Keeping with the theme of entertaining madness, enter Blade Ballet, a hilarious multiplayer brawler being developed by DreamSail Games. In Blade Ballet, you control one of a number of different robots with the goal of eliminating your opponents. While this might sound pretty stock standard, Blade Ballet is anything but. Each robot moves and attacks in very different ways, creating a great sense of diversity, even in these early stages of development.

Certain robots have only shields, others have dash attacks and some just spin to win. Some of the levels that you fight in do feel like they tip in the favor of certain robots, and you’ll need to try a number of robots before finding one that really clicks with you, but these are minor complaints, particularly at this early stage of development. I am confident that with time, and the addition of more levels and robots, Blade Ballet will hit a sweet spot between unbalanced chaos and balanced competition.

I’m also confident that STEVe is one of my favorite robots to exist in any video game I have ever played.




Developer: Hypersect Games

Platform: Steam and PlayStation 4

Release Date: TBA 2016

Inversus is a game of three colors and simple mechanics. You control a black or white cube on an opposing color tile. You can only move on the opposite color you are, and when you fire a shot across the background, you’ll change white tiles to black, or vice versa. It’s a simple mechanic that turns INVERSUS into a sort of multiplayer cat-and-mouse. As much as you are trying to shot your opponent, you’re also trying to wall them off and trap them in a corner. There are a variety of power-ups in the game that mix things up, and the levels range from simple to incredibly complex.

Now, some might be puzzled, and be thinking  that INVERSUS doesn’t really strike them as a party game. I’d disagree with this mainly based on my experience with how popular Geometery Wars was at parties in my University days. a simple game with very simple mechanics that just about anyone can pick up is a powerful thing, and co-op horde mode is a fast may to make friends.  In addition, INVERSUS has the same important moment that any party game has to have. It’s that moment where the entire room yells out a collective “OOOOH”. You get a lucky shot off, play into the opponents hand or accidently kill yourself. THAT is the moment every party game shuld aspire towards. INVERSUS captures that, and I think we will see it on screens at many parties in the future.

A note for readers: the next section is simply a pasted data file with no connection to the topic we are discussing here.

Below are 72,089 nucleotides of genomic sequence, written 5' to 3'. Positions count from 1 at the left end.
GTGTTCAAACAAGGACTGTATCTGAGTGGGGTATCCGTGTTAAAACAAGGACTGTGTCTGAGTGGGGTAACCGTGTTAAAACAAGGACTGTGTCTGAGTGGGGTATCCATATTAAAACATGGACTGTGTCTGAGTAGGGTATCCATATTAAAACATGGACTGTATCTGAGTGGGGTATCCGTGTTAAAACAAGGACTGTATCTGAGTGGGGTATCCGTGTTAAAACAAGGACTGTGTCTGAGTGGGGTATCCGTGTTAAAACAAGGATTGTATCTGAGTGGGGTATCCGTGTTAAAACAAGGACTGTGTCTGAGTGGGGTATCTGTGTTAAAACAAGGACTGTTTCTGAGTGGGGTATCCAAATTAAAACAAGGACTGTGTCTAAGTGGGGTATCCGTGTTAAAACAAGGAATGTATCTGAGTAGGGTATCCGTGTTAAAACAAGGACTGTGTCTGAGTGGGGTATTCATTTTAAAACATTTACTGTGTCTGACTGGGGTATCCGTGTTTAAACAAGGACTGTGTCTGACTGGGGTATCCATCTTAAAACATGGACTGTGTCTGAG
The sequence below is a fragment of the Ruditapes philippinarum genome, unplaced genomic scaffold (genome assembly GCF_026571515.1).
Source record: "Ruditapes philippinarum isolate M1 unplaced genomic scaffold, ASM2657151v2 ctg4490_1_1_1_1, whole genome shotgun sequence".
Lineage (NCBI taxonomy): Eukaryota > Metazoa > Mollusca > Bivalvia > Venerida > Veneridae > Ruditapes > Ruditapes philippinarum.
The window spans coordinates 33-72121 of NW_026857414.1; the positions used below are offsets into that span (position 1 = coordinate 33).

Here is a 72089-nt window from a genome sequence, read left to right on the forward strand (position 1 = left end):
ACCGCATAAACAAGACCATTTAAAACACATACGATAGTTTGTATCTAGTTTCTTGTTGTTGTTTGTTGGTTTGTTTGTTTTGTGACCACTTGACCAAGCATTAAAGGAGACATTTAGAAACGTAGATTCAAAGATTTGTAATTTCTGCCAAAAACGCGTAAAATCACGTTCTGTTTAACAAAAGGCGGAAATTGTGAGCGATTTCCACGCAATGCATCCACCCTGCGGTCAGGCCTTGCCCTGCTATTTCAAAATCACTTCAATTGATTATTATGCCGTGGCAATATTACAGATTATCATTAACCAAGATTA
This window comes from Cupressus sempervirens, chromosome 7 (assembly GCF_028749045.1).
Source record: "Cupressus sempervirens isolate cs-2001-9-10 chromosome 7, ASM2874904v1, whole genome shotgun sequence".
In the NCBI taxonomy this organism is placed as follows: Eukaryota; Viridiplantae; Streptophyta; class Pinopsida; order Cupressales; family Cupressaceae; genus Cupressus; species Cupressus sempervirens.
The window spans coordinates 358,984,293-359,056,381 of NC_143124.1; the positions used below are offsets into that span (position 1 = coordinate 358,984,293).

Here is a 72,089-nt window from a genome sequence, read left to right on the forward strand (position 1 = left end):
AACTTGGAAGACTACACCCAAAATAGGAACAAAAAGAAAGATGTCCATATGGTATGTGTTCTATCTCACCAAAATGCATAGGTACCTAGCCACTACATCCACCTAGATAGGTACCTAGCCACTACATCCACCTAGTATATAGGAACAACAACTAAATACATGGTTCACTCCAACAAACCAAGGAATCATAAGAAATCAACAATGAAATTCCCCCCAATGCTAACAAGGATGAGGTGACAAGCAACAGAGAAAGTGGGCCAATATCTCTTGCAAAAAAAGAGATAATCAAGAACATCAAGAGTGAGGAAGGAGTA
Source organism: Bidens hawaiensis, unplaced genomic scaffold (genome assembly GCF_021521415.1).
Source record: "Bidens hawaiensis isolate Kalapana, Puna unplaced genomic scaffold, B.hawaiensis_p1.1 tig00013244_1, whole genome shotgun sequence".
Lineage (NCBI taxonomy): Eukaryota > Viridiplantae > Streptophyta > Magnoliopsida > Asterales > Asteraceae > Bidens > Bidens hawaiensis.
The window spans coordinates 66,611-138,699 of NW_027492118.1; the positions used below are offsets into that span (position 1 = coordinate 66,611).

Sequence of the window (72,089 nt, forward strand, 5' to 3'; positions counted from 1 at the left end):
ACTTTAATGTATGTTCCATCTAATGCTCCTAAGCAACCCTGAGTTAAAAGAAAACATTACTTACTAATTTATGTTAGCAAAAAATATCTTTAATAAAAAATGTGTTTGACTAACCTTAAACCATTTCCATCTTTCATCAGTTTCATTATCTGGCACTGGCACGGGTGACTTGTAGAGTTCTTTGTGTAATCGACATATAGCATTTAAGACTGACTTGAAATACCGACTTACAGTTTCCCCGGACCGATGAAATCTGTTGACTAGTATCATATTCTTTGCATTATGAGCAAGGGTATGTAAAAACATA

Honorable Mentions:

Knight Squad: My favorite brawler of all time has to get a mention. A new DLC was announced and teased at PAX, adding two new knights, more weapons and a new game mode.

Just Shapes & Beats: Inching closer and closer to launch, Just Shapes & Beats is going to be a must have if it can escape the legal mire it seems to be trapped in.


*IndieHangover is not responsible for prolonged longing for these game, nor any eventual fallings out, broken friendships, family fights or other effects on relationships as a result of playing these games.

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Written by
Editor-in-Chief of IndieHangover.com. With a soft spot for epics, sagas and tales of all types, Jacob approaches games as ways to tell stories. He's particularly interested in indie games because of the freedom they have to tell different stories, often in more interesting and innovative ways than Triple A titles.